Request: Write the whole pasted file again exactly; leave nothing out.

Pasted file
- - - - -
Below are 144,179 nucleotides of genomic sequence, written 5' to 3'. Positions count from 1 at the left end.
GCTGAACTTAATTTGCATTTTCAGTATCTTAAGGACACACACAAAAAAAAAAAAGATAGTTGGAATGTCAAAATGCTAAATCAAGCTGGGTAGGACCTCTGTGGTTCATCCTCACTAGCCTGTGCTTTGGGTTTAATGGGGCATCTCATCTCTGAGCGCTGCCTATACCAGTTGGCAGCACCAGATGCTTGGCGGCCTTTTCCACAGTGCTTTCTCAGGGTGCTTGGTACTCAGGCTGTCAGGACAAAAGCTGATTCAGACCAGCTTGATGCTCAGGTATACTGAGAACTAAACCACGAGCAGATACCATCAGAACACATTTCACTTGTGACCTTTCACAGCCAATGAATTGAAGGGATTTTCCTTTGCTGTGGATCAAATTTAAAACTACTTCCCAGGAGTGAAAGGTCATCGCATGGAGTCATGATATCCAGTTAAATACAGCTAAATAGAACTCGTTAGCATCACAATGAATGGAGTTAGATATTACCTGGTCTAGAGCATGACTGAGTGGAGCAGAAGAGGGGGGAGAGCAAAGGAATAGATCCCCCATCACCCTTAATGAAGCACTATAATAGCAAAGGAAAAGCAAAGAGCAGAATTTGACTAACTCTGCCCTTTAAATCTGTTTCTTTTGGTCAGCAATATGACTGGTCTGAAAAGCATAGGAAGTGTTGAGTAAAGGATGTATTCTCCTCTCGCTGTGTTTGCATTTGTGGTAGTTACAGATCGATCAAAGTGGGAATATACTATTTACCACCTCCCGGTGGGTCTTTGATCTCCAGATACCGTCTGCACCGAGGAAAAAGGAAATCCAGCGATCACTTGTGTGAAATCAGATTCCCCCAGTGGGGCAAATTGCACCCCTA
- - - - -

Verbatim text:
Below are 144,179 nucleotides of genomic sequence, written 5' to 3'. Positions count from 1 at the left end.
GCTGAACTTAATTTGCATTTTCAGTATCTTAAGGACACACACAAAAAAAAAAAAGATAGTTGGAATGTCAAAATGCTAAATCAAGCTGGGTAGGACCTCTGTGGTTCATCCTCACTAGCCTGTGCTTTGGGTTTAATGGGGCATCTCATCTCTGAGCGCTGCCTATACCAGTTGGCAGCACCAGATGCTTGGCGGCCTTTTCCACAGTGCTTTCTCAGGGTGCTTGGTACTCAGGCTGTCAGGACAAAAGCTGATTCAGACCAGCTTGATGCTCAGGTATACTGAGAACTAAACCACGAGCAGATACCATCAGAACACATTTCACTTGTGACCTTTCACAGCCAATGAATTGAAGGGATTTTCCTTTGCTGTGGATCAAATTTAAAACTACTTCCCAGGAGTGAAAGGTCATCGCATGGAGTCATGATATCCAGTTAAATACAGCTAAATAGAACTCGTTAGCATCACAATGAATGGAGTTAGATATTACCTGGTCTAGAGCATGACTGAGTGGAGCAGAAGAGGGGGGAGAGCAAAGGAATAGATCCCCCATCACCCTTAATGAAGCACTATAATAGCAAAGGAAAAGCAAAGAGCAGAATTTGACTAACTCTGCCCTTTAAATCTGTTTCTTTTGGTCAGCAATATGACTGGTCTGAAAAGCATAGGAAGTGTTGAGTAAAGGATGTATTCTCCTCTCGCTGTGTTTGCATTTGTGGTAGTTACAGATCGATCAAAGTGGGAATATACTATTTACCACCTCCCGGTGGGTCTTTGATCTCCAGATACCGTCTGCACCGAGGAAAAAGGAAATCCAGCGATCACTTGTGTGAAATCAGATTCCCCCAGTGGGGCAAATTGCACCCCTA